Homeowners’ Quest for the Best Schools

Tuesday, March 14th, 2017

Parents will move to a new neighborhood and pay a huge premium to live near a good school:

For some home buyers, there is no factor more important than the public schools their children will attend. They analyze student-body performance on standardized tests, school rankings, what percentage of alumni go on to four-year colleges and which schools send students to Ivy League or top-tier state universities. They then uproot their lives to move within these districts’ boundaries, where homes can cost hundreds of thousands of dollars more than nearby homes zoned to different schools.

In La Cañada Flintridge, Calif., a city in Los Angeles county, the acclaimed La Cañada Unified School District determines the real-estate market, agents say. “I’m very busy in March, when the private-school rejection letters go out,” said Anne Sanborn, a real-estate agent with Sotheby’s International Realty in Pasadena. When parents find out their kids haven’t been accepted at elite private schools, they start house hunting in La Cañada, Ms. Sanborn said.

Ms. Sanborn added that “there is a mass exodus from La Cañada when their kids graduate high school,” as families sell their homes and seek neighborhoods closer to downtown Los Angeles or Pasadena.

Parents don’t seem to care which way the causality runs:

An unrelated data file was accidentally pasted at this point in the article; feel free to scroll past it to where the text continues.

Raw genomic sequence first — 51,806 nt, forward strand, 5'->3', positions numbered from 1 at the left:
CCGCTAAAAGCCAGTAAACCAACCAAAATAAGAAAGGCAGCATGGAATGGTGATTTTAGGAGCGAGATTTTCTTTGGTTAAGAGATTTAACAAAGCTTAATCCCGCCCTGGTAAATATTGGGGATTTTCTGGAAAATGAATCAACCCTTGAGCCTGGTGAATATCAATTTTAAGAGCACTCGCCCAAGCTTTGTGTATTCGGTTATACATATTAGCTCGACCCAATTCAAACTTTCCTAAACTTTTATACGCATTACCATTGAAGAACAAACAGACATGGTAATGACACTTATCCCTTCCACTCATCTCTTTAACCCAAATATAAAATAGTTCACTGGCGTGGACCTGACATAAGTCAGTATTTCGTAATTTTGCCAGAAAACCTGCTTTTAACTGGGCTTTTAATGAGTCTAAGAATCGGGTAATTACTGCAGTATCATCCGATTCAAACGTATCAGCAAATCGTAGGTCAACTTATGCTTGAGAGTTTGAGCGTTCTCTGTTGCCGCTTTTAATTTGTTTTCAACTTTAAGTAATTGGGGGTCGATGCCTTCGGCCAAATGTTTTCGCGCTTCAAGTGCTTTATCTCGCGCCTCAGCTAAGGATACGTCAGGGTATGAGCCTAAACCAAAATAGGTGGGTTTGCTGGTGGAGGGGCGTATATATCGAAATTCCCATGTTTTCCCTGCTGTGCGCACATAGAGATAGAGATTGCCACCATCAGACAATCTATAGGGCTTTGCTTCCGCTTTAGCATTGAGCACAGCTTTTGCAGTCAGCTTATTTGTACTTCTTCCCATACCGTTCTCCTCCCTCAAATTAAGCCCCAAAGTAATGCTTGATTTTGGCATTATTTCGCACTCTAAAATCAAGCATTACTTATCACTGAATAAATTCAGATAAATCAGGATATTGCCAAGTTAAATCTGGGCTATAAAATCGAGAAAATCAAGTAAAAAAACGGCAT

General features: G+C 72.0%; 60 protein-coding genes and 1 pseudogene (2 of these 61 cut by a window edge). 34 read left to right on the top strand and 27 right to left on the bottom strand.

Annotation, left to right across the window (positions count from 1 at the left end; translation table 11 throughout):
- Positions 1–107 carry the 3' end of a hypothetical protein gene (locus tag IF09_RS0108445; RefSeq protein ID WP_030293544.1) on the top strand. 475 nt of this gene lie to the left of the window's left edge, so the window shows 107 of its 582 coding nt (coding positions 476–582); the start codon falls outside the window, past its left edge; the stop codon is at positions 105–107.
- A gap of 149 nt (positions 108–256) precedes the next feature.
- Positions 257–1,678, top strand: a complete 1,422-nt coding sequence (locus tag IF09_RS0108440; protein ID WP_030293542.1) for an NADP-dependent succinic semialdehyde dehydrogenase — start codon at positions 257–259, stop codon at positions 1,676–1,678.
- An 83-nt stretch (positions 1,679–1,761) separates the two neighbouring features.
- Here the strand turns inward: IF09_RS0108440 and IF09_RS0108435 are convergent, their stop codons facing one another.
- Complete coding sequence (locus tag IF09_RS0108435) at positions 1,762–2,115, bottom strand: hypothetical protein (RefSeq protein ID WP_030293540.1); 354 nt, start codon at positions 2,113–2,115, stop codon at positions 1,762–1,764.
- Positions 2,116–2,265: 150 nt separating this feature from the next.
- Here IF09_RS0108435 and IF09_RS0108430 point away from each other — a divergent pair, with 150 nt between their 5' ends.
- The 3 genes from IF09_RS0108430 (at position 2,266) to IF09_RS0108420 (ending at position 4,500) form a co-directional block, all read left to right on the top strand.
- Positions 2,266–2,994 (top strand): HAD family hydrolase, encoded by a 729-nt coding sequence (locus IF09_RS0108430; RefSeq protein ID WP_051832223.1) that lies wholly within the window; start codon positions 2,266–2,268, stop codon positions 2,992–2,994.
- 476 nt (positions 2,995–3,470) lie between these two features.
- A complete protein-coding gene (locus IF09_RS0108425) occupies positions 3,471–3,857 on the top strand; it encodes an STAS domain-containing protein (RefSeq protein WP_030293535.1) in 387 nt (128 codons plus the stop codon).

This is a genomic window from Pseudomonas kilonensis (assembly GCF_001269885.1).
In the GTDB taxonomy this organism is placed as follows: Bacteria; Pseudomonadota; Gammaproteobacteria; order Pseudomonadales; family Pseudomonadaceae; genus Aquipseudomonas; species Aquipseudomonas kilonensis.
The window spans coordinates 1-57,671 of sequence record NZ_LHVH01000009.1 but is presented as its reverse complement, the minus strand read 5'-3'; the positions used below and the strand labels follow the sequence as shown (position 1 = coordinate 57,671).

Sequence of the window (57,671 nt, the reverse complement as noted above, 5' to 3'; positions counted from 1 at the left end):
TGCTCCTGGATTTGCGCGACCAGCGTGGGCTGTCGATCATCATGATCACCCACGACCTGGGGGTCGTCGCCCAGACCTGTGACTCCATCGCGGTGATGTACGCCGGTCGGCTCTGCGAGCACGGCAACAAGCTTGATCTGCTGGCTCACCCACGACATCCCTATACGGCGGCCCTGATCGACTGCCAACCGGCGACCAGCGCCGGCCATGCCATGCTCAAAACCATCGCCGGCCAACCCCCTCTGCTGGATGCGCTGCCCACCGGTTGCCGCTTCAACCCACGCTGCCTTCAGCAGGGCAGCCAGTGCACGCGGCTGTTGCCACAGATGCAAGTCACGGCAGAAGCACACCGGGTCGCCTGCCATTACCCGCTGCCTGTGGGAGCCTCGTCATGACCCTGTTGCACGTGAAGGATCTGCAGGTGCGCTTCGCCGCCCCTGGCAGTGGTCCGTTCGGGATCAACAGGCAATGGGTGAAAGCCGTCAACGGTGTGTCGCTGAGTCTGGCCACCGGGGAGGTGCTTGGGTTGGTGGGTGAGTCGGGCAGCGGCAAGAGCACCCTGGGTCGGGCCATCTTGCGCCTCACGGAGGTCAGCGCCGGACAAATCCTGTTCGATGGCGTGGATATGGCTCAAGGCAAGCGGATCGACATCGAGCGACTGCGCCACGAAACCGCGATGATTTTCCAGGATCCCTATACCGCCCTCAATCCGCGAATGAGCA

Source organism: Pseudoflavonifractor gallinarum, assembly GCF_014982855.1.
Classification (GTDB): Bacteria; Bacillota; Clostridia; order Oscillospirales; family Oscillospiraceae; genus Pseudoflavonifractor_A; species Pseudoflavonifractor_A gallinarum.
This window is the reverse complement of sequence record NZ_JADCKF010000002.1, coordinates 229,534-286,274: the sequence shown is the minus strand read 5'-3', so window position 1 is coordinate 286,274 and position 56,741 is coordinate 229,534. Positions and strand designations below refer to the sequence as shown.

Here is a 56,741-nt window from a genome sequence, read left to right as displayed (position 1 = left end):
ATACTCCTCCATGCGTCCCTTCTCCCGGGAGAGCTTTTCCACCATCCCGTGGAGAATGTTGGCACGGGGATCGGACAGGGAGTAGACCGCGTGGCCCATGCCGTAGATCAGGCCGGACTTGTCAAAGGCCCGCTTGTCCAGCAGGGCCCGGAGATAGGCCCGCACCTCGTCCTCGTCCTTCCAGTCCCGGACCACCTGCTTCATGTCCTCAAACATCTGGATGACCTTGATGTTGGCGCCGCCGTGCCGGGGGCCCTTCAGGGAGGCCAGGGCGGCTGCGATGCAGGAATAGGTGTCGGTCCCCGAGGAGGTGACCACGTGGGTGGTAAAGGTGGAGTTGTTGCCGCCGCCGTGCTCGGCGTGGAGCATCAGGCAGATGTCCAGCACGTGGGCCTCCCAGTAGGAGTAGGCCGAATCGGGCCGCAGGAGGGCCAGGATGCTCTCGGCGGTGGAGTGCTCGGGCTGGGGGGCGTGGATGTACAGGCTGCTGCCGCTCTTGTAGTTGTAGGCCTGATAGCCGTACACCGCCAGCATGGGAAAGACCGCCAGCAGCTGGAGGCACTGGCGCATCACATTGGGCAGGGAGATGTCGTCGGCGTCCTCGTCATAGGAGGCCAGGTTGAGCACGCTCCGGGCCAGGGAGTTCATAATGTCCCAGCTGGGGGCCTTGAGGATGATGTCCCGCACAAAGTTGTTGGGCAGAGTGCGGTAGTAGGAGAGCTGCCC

Online tools that measure student performance have made it easier for home buyers and agents to assess schools across the country.

For example, GreatSchools, an Oakland, Calif., nonprofit, rates schools based primarily on how well students perform on statewide assessments and has provided rankings to real-estate websites Zillow, Trulia, Move and Realtor, said Weezie Hough, director of strategic partnerships.

In an analysis of 1.6 million home listings in the U.S. through the first six months of 2016, Realtor.com found that houses in public-school districts with GreatSchools ratings of 9 or 10, the highest scores possible, were priced, on average, 77% higher than homes in nearby districts with scores of 6 or lower. Additionally, homes located in top districts sell four days faster — at 58 days — than the national median of 62 days, the analysis found.


  1. Bob Sykes says:

    In the context of school choice, “best schools” means “White schools.” These parents are studiously avoiding Blacks and Mexicans to the best of their abilities.

  2. Bill says:

    I looked up the results for the college town high school that my kids attended. GreatSchools gave it a “10″ but I thought it had declined significantly in quality since I went there in the Seventies. I’ll testify to the higher home costs, though.

    I think that my alma mater’s GreatSchools rating is more of a testimony to the fact that most students are the children of professors or doctors. The faculty of the university and the associated medical school has the demographics you’d expect.

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